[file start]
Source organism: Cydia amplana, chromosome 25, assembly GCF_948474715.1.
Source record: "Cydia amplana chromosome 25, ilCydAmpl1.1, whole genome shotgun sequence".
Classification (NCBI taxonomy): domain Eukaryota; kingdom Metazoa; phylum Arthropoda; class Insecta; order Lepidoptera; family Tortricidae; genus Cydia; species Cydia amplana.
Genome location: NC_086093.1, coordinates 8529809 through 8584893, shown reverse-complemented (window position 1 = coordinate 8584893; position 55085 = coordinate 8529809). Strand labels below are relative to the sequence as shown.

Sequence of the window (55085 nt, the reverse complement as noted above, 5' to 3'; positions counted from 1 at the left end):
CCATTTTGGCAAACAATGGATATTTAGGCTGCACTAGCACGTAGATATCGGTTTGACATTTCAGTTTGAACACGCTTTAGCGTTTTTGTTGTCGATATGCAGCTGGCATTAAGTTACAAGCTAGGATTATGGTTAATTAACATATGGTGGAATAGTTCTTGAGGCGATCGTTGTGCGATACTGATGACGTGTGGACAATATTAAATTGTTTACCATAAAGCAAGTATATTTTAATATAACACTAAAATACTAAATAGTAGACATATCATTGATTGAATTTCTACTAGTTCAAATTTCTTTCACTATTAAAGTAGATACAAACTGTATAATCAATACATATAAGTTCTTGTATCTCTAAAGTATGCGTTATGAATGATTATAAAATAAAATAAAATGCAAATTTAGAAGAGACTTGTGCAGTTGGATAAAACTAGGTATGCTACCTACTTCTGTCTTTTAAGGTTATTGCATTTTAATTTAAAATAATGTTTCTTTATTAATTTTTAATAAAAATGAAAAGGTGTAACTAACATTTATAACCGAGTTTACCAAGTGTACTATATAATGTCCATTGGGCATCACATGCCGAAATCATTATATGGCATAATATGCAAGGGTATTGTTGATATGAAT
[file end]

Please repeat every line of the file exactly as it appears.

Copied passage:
Source organism: Cydia amplana, chromosome 25, assembly GCF_948474715.1.
Source record: "Cydia amplana chromosome 25, ilCydAmpl1.1, whole genome shotgun sequence".
Classification (NCBI taxonomy): domain Eukaryota; kingdom Metazoa; phylum Arthropoda; class Insecta; order Lepidoptera; family Tortricidae; genus Cydia; species Cydia amplana.
Genome location: NC_086093.1, coordinates 8529809 through 8584893, shown reverse-complemented (window position 1 = coordinate 8584893; position 55085 = coordinate 8529809). Strand labels below are relative to the sequence as shown.

Sequence of the window (55085 nt, the reverse complement as noted above, 5' to 3'; positions counted from 1 at the left end):
CCATTTTGGCAAACAATGGATATTTAGGCTGCACTAGCACGTAGATATCGGTTTGACATTTCAGTTTGAACACGCTTTAGCGTTTTTGTTGTCGATATGCAGCTGGCATTAAGTTACAAGCTAGGATTATGGTTAATTAACATATGGTGGAATAGTTCTTGAGGCGATCGTTGTGCGATACTGATGACGTGTGGACAATATTAAATTGTTTACCATAAAGCAAGTATATTTTAATATAACACTAAAATACTAAATAGTAGACATATCATTGATTGAATTTCTACTAGTTCAAATTTCTTTCACTATTAAAGTAGATACAAACTGTATAATCAATACATATAAGTTCTTGTATCTCTAAAGTATGCGTTATGAATGATTATAAAATAAAATAAAATGCAAATTTAGAAGAGACTTGTGCAGTTGGATAAAACTAGGTATGCTACCTACTTCTGTCTTTTAAGGTTATTGCATTTTAATTTAAAATAATGTTTCTTTATTAATTTTTAATAAAAATGAAAAGGTGTAACTAACATTTATAACCGAGTTTACCAAGTGTACTATATAATGTCCATTGGGCATCACATGCCGAAATCATTATATGGCATAATATGCAAGGGTATTGTTGATATGAAT